World News

UAE starts trials of Russia's Sputnik V coronavirus vaccine as cases rise

DUBAI (Reuters) - Abu Dhabi has started Phase III clinical trials of Russia’s Sputnik V COVID-19 vaccine amid a surge in infections in the United Arab Emirates, Abu Dhabi’s media office said on Thursday.

FILE PHOTO: A man receives a dose of a vaccine against the coronavirus disease (COVID-19), in Dubai, United Arab Emirates December 28, 2020. Picture taken December 28, 2020. REUTERS/Abdel Hadi Ramahi

The human trial, announced in October before the recent rise in cases, is initially seeking up to 500 volunteers to be vaccinated at a hospital in the emirate of Abu Dhabi.

Two doses of the vaccine will be given, 20 days apart, to volunteers, the statement said.

The UAE is also conducting Phase III trials of a vaccine developed by China National Pharmaceutical Group (Sinopharm). The UAE has approved the vaccine and it is available for free to anybody who wants it, with priority given to more vulnerable individuals, according to the health ministry.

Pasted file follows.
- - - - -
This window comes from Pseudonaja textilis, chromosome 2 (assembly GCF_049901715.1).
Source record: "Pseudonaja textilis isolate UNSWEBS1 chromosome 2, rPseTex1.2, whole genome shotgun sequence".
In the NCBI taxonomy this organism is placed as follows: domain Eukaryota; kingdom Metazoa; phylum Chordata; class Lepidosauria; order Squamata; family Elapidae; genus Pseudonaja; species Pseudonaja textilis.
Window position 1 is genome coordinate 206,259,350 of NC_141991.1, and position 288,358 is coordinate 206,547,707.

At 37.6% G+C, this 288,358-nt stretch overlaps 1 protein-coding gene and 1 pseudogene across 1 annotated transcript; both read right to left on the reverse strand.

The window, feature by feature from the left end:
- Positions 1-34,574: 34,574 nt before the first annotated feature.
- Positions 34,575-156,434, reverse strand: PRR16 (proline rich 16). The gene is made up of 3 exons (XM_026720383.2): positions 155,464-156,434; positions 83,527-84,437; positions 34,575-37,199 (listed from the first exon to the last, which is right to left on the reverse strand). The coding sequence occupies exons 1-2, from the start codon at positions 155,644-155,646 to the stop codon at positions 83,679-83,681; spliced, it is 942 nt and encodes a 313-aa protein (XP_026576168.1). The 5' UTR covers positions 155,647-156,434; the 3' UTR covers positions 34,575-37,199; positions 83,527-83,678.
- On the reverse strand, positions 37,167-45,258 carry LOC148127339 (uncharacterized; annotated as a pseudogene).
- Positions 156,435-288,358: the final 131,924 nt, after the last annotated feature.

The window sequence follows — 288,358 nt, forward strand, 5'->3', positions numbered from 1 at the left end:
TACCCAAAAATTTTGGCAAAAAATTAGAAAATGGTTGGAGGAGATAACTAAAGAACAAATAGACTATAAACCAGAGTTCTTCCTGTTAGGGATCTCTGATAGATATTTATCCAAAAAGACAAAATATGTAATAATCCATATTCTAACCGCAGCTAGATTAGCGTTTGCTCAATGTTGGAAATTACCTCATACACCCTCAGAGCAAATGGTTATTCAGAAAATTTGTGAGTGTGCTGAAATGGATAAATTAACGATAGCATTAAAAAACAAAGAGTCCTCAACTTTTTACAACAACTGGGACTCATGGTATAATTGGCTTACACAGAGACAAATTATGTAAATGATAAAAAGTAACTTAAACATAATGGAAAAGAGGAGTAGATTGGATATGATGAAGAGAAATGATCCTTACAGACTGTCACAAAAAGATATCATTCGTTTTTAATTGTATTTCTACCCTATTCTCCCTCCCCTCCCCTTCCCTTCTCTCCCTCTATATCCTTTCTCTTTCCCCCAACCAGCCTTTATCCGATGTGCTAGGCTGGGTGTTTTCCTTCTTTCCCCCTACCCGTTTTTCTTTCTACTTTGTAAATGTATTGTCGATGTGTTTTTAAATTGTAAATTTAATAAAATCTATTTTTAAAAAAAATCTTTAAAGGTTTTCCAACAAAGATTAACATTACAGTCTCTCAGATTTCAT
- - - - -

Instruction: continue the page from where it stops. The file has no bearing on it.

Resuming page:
Last month, the emirate of Dubai only began inoculating people with the vaccine produced by Pfizer and BioNTec.

Authorities in the UAE, which has a population around 9 million, say 826,301 vaccines had been administered as of Tuesday, without specifying which type. They added the UAE aimed to vaccine more than 50% of the population in the first quarter of this year.

In October, Sinopharm’s local partner, G42, said it intended to start manufacturing the vaccine in 2021.

A G42 representative told Reuters on Wednesday plans for manufacturing in the UAE were at an advanced stage and more details would be made available soon.

The UAE has seen the number of new daily cases more than double in the past ten days. On Thursday, the health ministry reported 2,988 new infections, a daily record.

The UAE does not disclose where in the country infections or deaths take place and has not recently announced new measures to prevent its spread.

In total, the Gulf Arab state has recorded 218,766 infections and 689 deaths from the virus.

Reporting by Alexander Cornwell and Lisa Barrington. Editing by Mark Potter and Nick Macfie